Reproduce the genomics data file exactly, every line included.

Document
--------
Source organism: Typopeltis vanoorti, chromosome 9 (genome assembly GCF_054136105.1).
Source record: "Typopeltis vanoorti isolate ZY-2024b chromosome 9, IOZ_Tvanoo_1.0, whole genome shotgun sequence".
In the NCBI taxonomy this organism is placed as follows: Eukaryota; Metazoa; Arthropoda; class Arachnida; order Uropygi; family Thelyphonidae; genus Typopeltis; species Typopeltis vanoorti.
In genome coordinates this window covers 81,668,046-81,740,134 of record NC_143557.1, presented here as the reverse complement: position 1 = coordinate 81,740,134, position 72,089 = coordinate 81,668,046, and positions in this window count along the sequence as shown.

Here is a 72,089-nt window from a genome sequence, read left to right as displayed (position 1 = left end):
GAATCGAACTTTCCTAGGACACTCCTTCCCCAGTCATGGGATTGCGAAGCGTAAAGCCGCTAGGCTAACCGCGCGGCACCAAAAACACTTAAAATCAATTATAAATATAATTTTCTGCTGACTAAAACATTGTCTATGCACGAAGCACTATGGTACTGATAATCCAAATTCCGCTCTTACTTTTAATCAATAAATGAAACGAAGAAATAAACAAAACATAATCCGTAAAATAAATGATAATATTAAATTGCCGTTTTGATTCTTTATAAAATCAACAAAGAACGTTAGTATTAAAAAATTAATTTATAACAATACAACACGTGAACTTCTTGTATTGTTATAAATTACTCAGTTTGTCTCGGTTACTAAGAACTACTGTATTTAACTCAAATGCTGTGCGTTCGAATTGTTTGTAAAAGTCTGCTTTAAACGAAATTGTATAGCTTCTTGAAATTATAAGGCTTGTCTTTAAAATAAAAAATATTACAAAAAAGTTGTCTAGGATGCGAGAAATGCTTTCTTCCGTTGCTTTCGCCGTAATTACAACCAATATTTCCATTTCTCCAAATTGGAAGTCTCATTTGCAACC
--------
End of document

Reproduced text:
Source organism: Typopeltis vanoorti, chromosome 9 (genome assembly GCF_054136105.1).
Source record: "Typopeltis vanoorti isolate ZY-2024b chromosome 9, IOZ_Tvanoo_1.0, whole genome shotgun sequence".
In the NCBI taxonomy this organism is placed as follows: Eukaryota; Metazoa; Arthropoda; class Arachnida; order Uropygi; family Thelyphonidae; genus Typopeltis; species Typopeltis vanoorti.
In genome coordinates this window covers 81,668,046-81,740,134 of record NC_143557.1, presented here as the reverse complement: position 1 = coordinate 81,740,134, position 72,089 = coordinate 81,668,046, and positions in this window count along the sequence as shown.

Here is a 72,089-nt window from a genome sequence, read left to right as displayed (position 1 = left end):
GAATCGAACTTTCCTAGGACACTCCTTCCCCAGTCATGGGATTGCGAAGCGTAAAGCCGCTAGGCTAACCGCGCGGCACCAAAAACACTTAAAATCAATTATAAATATAATTTTCTGCTGACTAAAACATTGTCTATGCACGAAGCACTATGGTACTGATAATCCAAATTCCGCTCTTACTTTTAATCAATAAATGAAACGAAGAAATAAACAAAACATAATCCGTAAAATAAATGATAATATTAAATTGCCGTTTTGATTCTTTATAAAATCAACAAAGAACGTTAGTATTAAAAAATTAATTTATAACAATACAACACGTGAACTTCTTGTATTGTTATAAATTACTCAGTTTGTCTCGGTTACTAAGAACTACTGTATTTAACTCAAATGCTGTGCGTTCGAATTGTTTGTAAAAGTCTGCTTTAAACGAAATTGTATAGCTTCTTGAAATTATAAGGCTTGTCTTTAAAATAAAAAATATTACAAAAAAGTTGTCTAGGATGCGAGAAATGCTTTCTTCCGTTGCTTTCGCCGTAATTACAACCAATATTTCCATTTCTCCAAATTGGAAGTCTCATTTGCAACC